But even though the launch date was fixed, the problems in the project necessitated schedule changes. As Figure 5 from the study, included below, shows, the Requirements, Analysis and Design stage of the project went from the originally scheduled three months to a year, which they did mostly by cutting out features of the system which were not essential to the launch, such as the Financial Management system that sent payments to the insurers. Indeed, this part of the system is still not complete and, according to the report, “… is currently scheduled to be implemented in increments from June through December 2014.”
Cutting features cut the Development and Test stage from nine months to six, and the Operational Readiness Review from seven months to one. Yes, one. They reserved enough testing time to realize just how bad things were, and then they launched anyway. No IT project can succeed this way.
Given how pathetic the government management of the project was, I’m inclined to be somewhat sympathetic to the contractors, who were in an impossible position. That would be naive, as government contractors are often in the business of putting themselves in impossible positions, figuring that cost overruns will more than make up the difference. It’s hard to work up any sympathy for CGI Federal, the main contractor for the FFM, and their hundreds of millions of dollars.
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Even so, the GAO report says that CMS “identified significant FFM contractor performance issues as the October 1 deadline approached” (i.e., problems that were the contractor’s fault), but decided to let them slide. It wasn’t until December, when the you-know-what had already hit the fan, that CMS began withholding payment to CGI Federal. In January CMS announced that Accenture Federal Services would replace CGI Federal on that contract.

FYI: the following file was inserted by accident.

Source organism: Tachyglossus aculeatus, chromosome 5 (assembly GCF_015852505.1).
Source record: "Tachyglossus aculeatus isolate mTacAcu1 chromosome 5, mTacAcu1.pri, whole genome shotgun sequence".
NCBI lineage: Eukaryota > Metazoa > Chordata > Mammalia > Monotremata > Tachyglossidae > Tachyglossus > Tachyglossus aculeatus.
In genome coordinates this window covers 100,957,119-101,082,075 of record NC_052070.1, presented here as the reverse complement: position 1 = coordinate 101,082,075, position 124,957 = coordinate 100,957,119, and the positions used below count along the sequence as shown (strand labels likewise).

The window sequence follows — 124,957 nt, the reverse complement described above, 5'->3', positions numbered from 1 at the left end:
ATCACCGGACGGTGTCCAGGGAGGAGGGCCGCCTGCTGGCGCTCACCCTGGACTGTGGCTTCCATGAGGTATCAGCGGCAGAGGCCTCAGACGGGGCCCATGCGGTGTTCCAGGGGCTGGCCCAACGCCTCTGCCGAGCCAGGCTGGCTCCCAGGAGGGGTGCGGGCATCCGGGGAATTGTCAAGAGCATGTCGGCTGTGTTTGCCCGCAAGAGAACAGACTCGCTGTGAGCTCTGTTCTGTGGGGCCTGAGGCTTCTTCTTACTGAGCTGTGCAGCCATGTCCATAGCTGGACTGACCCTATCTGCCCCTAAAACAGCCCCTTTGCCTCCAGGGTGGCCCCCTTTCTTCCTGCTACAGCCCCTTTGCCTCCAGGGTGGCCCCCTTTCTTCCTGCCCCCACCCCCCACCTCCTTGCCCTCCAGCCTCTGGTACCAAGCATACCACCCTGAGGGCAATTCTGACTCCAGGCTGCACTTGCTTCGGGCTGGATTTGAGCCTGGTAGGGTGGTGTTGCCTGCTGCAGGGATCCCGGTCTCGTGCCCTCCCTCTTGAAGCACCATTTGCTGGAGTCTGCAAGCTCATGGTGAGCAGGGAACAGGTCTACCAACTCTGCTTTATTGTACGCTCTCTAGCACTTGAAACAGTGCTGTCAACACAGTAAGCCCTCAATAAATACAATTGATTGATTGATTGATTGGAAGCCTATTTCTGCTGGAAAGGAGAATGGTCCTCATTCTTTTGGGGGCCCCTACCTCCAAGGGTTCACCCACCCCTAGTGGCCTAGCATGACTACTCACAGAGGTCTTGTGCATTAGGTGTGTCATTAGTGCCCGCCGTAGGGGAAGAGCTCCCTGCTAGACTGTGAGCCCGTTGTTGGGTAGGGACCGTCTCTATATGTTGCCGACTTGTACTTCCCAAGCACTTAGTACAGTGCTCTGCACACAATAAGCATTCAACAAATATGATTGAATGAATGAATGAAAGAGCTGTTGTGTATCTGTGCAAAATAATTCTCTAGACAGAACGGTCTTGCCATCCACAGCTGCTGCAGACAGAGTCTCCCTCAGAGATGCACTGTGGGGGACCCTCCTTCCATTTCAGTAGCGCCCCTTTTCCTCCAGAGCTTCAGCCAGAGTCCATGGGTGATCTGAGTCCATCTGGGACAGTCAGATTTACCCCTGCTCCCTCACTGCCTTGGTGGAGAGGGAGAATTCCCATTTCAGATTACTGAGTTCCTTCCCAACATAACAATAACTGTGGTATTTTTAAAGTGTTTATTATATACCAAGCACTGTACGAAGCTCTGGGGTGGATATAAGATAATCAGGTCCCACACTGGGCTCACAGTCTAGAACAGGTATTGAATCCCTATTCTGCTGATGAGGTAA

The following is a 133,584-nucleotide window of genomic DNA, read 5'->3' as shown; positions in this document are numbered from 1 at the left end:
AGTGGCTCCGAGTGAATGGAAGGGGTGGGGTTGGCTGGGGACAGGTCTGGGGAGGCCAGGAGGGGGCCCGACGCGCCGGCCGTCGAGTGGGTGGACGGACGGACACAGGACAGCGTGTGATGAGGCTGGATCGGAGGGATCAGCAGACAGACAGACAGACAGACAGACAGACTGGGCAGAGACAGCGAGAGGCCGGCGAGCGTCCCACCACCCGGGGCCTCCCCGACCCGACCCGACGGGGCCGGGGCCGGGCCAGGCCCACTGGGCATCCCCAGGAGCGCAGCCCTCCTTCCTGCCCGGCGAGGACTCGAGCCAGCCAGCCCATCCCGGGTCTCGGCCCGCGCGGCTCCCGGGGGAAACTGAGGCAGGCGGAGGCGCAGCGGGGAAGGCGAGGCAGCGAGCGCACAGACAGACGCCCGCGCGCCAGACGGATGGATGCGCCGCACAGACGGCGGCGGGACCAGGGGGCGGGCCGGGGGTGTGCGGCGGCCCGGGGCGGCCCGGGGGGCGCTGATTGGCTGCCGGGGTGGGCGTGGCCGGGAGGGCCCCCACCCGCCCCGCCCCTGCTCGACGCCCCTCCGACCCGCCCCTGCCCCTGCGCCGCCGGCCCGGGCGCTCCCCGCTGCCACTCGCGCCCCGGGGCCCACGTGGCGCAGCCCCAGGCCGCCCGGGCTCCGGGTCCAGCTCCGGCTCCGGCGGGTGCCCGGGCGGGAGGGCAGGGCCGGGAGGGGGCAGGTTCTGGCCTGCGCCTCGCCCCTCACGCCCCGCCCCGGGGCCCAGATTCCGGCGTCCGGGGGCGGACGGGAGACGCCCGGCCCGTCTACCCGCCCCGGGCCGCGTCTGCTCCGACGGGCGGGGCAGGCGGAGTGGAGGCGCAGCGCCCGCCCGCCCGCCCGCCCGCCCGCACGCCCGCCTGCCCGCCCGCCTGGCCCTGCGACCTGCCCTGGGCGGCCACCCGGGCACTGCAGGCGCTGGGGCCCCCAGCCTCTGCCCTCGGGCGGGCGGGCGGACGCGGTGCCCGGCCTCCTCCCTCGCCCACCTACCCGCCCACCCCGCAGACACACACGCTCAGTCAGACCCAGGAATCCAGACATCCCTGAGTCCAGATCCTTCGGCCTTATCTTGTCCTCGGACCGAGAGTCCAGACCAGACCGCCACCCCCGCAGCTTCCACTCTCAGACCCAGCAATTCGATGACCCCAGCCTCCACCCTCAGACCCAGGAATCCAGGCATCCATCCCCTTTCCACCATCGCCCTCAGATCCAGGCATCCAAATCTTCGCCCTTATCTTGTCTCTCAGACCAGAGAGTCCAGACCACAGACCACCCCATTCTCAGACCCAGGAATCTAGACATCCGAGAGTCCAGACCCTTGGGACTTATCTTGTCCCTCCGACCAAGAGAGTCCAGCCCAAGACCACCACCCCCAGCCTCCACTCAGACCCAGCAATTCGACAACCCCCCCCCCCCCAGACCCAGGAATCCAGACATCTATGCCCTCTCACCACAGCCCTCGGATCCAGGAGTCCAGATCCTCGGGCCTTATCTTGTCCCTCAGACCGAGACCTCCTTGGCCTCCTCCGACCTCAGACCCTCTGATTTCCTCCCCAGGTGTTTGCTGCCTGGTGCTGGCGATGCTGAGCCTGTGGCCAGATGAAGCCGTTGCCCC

In retrospect, it would have been politically impossible to dismiss or discipline CGI Federal severely in June 2013 when, says the report, CMS grew increasingly concerned with their performance. CMS even sent a letter in August listing the problems and suggesting that they would take corrective action, but the letter was quickly withdrawn at the order of CMS Chief Operating Officer Michelle Snyder (who fell on her sword shortly after the rollout).
The report made clear that CMS was well aware of what poor shape the site was in at launch, and yet the news of it did not leak out. If only the government were as good at keeping national security secrets. It’s clear that nothing was going to stop the October 1 rollout.
The Accenture contract to take over the FFM development project was a one-year, sole source contract for $91 million for one year, and even that contract has exploded. As of June 5, CMS had obligated more than $175 million to the Accenture FFM contract.
The conclusion the GAO draws is that the organizational and process decisions made by CMS are still flawed and the problems remain. Ominously, they conclude “[u]nless CMS takes action to improve acquisition oversight, adhere to a structured governance process, and enhance other aspects of contract management, significant risks remain that upcoming open enrollment periods could encounter challenges going forward.” Will the next open enrollment be as disastrous as the first? We’ll know by October.
Things may be better this year, as the administration brought in someone from the outside world late in 2013 to try and make some lemonade out of HealthCare.gov. Mikey Dickerson, an operational engineer hired away from Google, didn’t like what he saw when he got to Columbia, Md., headquarters for HealthCare.gov: “The government had none of the modern tools to track, second by second, visitors to the website. And it had no way to figure out why the site was crashing.” The addition of tools to address these concerns certainly accounts for some of the runup in costs in 2014.
But even if the system were complete and working well, it still cost a billion dollars. I asked a few people familiar with the development of large, complicated internet systems and they all said a billion dollars is a ridiculous amount, even including the fact that hardware purchases were involved. Nobody would go on the record.
I expect government to do a bad job in general, and I’m not surprised that it’s bad at building IT systems. What disappoints me is the lack of appreciation of just how bad a job the administration, an administration once reputed to be “tech savvy,” did on their most prominent project. A couple of CMS officials were allowed to resign and the contractor was replaced (after taking in hundreds of millions of dollars), but I’d say nobody has really paid a price for the HealthCare.gov debacle — other than the taxpayers who paid for it.